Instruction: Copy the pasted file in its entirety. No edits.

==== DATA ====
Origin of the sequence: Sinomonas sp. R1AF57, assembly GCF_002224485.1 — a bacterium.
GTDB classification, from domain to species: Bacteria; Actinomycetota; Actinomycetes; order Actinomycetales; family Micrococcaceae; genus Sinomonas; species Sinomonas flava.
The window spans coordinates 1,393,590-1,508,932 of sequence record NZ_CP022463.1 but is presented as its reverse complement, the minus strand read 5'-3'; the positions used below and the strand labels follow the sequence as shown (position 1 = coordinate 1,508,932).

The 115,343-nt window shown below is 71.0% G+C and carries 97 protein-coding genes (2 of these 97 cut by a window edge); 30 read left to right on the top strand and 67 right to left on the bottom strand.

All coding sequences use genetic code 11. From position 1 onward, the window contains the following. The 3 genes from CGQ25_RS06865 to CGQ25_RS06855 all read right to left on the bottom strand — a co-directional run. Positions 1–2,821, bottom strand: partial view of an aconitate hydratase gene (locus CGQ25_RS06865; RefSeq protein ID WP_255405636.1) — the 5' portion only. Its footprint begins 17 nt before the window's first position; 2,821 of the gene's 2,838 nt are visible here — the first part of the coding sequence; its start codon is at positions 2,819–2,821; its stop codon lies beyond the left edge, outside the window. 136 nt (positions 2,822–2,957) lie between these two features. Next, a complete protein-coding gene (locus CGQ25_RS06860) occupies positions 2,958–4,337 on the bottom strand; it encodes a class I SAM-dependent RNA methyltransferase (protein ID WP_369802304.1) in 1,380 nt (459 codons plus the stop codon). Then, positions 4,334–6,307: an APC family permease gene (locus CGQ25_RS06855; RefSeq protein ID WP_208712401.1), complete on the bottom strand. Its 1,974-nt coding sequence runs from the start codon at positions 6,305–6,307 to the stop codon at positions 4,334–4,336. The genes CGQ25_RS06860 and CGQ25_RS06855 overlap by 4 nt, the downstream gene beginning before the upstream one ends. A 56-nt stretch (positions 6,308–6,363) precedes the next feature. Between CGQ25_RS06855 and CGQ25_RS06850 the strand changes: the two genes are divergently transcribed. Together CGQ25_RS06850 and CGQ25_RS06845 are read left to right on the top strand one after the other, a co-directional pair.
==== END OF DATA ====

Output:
Origin of the sequence: Sinomonas sp. R1AF57, assembly GCF_002224485.1 — a bacterium.
GTDB classification, from domain to species: Bacteria; Actinomycetota; Actinomycetes; order Actinomycetales; family Micrococcaceae; genus Sinomonas; species Sinomonas flava.
The window spans coordinates 1,393,590-1,508,932 of sequence record NZ_CP022463.1 but is presented as its reverse complement, the minus strand read 5'-3'; the positions used below and the strand labels follow the sequence as shown (position 1 = coordinate 1,508,932).

The 115,343-nt window shown below is 71.0% G+C and carries 97 protein-coding genes (2 of these 97 cut by a window edge); 30 read left to right on the top strand and 67 right to left on the bottom strand.

All coding sequences use genetic code 11. From position 1 onward, the window contains the following. The 3 genes from CGQ25_RS06865 to CGQ25_RS06855 all read right to left on the bottom strand — a co-directional run. Positions 1–2,821, bottom strand: partial view of an aconitate hydratase gene (locus CGQ25_RS06865; RefSeq protein ID WP_255405636.1) — the 5' portion only. Its footprint begins 17 nt before the window's first position; 2,821 of the gene's 2,838 nt are visible here — the first part of the coding sequence; its start codon is at positions 2,819–2,821; its stop codon lies beyond the left edge, outside the window. 136 nt (positions 2,822–2,957) lie between these two features. Next, a complete protein-coding gene (locus CGQ25_RS06860) occupies positions 2,958–4,337 on the bottom strand; it encodes a class I SAM-dependent RNA methyltransferase (protein ID WP_369802304.1) in 1,380 nt (459 codons plus the stop codon). Then, positions 4,334–6,307: an APC family permease gene (locus CGQ25_RS06855; RefSeq protein ID WP_208712401.1), complete on the bottom strand. Its 1,974-nt coding sequence runs from the start codon at positions 6,305–6,307 to the stop codon at positions 4,334–4,336. The genes CGQ25_RS06860 and CGQ25_RS06855 overlap by 4 nt, the downstream gene beginning before the upstream one ends. A 56-nt stretch (positions 6,308–6,363) precedes the next feature. Between CGQ25_RS06855 and CGQ25_RS06850 the strand changes: the two genes are divergently transcribed. Together CGQ25_RS06850 and CGQ25_RS06845 are read left to right on the top strand one after the other, a co-directional pair.